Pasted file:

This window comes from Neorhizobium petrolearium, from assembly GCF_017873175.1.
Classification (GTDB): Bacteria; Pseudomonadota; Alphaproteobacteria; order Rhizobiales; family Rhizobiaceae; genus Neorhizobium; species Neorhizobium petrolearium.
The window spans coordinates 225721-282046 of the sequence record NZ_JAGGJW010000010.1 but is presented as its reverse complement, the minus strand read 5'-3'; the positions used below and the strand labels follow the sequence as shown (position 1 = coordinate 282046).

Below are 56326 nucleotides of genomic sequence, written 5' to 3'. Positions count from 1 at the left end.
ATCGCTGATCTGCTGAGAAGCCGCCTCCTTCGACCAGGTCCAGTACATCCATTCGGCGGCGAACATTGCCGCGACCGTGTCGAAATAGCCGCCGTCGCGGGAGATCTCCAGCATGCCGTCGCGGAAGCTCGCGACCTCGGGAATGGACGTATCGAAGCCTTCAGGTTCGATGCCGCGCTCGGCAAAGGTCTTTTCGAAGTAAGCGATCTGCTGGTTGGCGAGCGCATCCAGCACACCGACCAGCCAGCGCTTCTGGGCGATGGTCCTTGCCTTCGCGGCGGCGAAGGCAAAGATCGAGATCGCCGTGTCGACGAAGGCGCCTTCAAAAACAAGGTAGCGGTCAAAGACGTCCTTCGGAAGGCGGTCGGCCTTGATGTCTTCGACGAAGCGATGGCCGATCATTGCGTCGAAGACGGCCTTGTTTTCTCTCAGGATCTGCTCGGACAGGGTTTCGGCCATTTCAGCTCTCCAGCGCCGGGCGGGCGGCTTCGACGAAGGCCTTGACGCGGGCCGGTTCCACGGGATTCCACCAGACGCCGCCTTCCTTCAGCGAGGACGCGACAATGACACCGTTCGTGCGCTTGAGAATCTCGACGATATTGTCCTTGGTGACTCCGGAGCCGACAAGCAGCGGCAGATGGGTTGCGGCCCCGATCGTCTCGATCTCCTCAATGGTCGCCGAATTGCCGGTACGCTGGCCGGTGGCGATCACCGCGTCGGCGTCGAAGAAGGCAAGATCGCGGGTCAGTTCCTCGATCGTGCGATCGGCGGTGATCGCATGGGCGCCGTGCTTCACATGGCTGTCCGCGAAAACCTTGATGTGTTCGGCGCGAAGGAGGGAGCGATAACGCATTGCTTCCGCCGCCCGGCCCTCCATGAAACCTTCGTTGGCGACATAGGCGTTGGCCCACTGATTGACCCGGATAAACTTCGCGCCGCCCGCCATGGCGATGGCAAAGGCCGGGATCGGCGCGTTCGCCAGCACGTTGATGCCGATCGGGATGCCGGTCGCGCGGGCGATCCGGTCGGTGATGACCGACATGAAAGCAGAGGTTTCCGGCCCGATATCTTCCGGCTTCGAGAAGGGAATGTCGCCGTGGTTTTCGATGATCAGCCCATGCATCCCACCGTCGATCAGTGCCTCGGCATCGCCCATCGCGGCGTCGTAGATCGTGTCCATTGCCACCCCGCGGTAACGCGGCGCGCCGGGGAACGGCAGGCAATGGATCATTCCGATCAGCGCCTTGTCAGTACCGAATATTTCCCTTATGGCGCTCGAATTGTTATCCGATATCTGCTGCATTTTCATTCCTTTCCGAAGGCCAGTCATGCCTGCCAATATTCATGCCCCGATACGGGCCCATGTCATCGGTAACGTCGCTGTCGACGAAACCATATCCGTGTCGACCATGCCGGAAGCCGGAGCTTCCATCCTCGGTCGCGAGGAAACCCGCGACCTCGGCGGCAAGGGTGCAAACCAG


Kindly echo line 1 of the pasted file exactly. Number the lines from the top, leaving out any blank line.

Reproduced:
This window comes from Neorhizobium petrolearium, from assembly GCF_017873175.1.